Many of us learned to read with Dr. Seuss books. His earlier work, like Green Eggs and Ham and Cat in the Hat are iconic in the children's literary world, and have transcended even beyond kids' bookshelves. Oh the Places You'll Go! for instance, is a popular book that's read out loud during high school graduations across the country. But fans of the beloved picture books recently learned that some of his works will no longer be published due to racist messaging.
And to Think That I Saw It on Mulberry Street, If I Ran the Zoo, McElligot’s Pool, On Beyond Zebra!, Scrambled Eggs Super!, The Cat’s Quizzer are the books that won't be available for purchase anymore. Of course, when anything gets banned (regardless of the reason), the existing products surge in price where you can find them. Technically, all Dr. Seuss books are worth a lot if they're first editions, but the banned books are now pricey and hard to obtain.
Which Dr. Seuss books are worth money?
If I Ran the Zoo and Scrambled Eggs Super! books are listed between $700 and $800 on Amazon, where you can still buy them (eBay has delisted the banned Dr. Seuss books), but if you have a first edition of And to Think That I Saw It On Mulberry Street and it's in very good condition, it's worth $12,000. And to Think That I Saw It on Mulberry Street is also being sold on Amazon starting at $300. The Cat's Quizzer is possibly the "cheapest," since it's going for $250 (prices are likely to change).
As with most contraband, the books will probably rise in value.
Theodor Seuss Geisel died in 1991, and the business that oversees his estate is called Dr. Seuss Enterprises. Unsurprisingly, even in death, Dr. Seuss continued to rake in millions of dollars. Who does that actually go to?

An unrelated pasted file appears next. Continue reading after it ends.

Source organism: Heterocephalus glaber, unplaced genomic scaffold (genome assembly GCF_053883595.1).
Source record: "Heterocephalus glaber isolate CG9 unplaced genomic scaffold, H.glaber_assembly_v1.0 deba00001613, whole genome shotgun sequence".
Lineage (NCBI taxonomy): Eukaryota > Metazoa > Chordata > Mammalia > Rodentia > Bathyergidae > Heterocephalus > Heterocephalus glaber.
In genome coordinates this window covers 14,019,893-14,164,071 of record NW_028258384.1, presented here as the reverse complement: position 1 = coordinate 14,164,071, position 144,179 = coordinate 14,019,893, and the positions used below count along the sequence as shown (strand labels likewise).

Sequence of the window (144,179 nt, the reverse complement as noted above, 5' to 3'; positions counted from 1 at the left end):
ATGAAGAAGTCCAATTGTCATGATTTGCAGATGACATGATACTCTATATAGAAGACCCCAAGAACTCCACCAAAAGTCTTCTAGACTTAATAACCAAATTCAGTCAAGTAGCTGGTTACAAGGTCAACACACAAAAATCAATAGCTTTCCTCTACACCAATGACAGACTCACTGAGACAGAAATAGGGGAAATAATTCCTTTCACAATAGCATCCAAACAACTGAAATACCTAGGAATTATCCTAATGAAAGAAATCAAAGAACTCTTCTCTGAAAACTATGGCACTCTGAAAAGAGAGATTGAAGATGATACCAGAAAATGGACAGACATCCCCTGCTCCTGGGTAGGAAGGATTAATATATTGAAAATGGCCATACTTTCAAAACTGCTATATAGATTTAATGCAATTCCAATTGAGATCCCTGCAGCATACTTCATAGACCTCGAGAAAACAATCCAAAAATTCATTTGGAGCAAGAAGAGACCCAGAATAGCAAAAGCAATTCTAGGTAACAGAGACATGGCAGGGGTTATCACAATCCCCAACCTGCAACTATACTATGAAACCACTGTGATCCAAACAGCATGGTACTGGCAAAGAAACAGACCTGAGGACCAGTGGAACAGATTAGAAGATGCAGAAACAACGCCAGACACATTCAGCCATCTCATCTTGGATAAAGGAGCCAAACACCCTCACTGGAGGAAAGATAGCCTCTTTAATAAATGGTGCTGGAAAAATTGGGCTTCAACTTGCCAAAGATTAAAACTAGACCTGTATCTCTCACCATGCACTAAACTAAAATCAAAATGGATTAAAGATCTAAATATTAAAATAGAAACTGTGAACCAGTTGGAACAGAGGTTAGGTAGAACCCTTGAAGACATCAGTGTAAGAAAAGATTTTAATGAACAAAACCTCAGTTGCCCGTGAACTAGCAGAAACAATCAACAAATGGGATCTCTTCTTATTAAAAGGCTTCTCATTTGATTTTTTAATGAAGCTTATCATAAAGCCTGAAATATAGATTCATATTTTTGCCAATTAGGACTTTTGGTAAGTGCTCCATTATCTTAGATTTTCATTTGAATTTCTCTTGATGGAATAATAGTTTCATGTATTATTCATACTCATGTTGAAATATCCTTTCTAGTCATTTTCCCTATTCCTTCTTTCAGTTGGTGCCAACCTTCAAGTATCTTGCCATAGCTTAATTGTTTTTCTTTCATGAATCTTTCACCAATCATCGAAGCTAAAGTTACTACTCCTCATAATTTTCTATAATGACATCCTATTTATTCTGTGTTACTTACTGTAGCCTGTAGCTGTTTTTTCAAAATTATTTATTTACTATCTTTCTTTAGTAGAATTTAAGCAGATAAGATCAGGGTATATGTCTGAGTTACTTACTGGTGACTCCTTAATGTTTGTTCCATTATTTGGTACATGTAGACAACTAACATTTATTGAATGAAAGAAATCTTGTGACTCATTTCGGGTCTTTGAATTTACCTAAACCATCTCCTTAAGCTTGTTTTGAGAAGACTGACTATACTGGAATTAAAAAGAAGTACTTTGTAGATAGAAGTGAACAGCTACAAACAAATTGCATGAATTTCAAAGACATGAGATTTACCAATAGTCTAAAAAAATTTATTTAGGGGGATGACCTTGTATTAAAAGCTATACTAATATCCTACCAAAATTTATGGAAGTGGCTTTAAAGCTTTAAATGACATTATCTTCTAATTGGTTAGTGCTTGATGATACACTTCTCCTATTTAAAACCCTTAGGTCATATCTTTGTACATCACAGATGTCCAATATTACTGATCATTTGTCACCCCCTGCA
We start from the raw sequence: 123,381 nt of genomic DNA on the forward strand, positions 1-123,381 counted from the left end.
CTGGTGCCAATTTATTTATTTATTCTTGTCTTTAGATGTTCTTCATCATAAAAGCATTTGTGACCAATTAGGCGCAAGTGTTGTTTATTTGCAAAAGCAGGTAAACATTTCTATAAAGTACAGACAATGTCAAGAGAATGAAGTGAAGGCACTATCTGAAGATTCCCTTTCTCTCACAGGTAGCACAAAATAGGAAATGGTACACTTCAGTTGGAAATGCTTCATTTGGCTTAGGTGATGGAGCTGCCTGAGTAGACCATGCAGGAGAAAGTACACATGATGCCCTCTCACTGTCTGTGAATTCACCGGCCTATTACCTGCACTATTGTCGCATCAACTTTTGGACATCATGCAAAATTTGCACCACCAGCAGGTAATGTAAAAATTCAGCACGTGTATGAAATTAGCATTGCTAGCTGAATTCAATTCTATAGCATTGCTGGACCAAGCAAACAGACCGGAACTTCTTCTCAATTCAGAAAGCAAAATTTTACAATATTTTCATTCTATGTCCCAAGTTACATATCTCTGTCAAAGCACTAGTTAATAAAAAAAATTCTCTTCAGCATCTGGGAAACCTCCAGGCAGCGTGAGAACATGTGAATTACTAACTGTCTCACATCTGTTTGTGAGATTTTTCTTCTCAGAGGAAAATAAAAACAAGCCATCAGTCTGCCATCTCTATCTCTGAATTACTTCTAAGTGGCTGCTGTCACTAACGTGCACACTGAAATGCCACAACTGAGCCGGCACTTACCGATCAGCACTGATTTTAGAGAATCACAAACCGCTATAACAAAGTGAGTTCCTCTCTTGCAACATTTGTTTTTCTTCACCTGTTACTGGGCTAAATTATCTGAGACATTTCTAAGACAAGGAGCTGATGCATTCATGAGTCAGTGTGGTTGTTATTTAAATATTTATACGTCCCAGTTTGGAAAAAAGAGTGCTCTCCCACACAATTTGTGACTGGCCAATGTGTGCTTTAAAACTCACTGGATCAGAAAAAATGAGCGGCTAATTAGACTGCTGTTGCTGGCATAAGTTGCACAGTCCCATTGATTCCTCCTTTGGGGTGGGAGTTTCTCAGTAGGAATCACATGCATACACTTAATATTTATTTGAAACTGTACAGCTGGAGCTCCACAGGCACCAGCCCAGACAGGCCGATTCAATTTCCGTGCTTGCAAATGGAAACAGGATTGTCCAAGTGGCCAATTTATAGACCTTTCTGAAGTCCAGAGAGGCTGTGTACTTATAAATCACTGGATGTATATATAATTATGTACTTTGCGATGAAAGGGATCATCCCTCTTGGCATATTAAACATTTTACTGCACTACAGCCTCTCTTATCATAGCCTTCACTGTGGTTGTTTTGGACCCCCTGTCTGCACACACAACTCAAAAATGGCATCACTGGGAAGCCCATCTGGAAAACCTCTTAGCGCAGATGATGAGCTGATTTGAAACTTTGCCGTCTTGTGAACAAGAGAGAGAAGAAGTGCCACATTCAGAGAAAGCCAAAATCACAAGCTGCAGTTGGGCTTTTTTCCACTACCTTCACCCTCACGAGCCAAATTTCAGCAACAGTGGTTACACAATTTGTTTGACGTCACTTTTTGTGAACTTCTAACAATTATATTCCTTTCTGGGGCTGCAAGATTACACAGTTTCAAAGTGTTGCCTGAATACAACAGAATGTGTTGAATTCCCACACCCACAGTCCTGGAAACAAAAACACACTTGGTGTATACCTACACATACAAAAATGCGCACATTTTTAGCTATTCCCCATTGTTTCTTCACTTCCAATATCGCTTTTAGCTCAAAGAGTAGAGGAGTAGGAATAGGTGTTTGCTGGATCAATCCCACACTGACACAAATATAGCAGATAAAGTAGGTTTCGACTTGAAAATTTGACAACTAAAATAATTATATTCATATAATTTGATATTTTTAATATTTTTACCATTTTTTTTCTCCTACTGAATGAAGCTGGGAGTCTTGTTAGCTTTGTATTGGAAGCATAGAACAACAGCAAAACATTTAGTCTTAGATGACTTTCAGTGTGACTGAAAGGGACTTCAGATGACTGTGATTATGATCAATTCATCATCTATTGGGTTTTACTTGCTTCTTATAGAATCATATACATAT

Who owns Dr. Seuss Enterprises?
While Seuss's wife, Audrey Geisel, founded Dr. Seuss Enterprises in 1993 (and worked extremely hard to market the brand to keep Seuss relevant), it now seems to be run by Susan Brandt, the president of the company. it's unclear if she actually owns the company, though. While Seuss never had any biological children, he was a stepfather to Lark Grey Dimond-Cates and Leagrey Dimond, Audrey's daughters from a previous marriage. It's unclear if he has any other heirs who would own Dr. Seuss Enterprises.
Will the cancelation of these Dr. Seuss books hurt Dr. Seuss Enterprises, or has it actually encouraged more people to buy the existing books while they can? As of now, it's unknown whether or not there has been a surge in purchases. The point of removing those six books from publication was to call attention to very hurtful and bigoted stereotypes, and it seems like that message has at least been made clear. Either way, Dr. Seuss Enterprises will likely be fine – the books made $33 million in 2020.
“These books portray people in ways that are hurtful and wrong,” the company stated. Hopefully Amazon will follow eBay's lead and delist the books as well. There's no need to have more hatred and cruelty circulating around the web.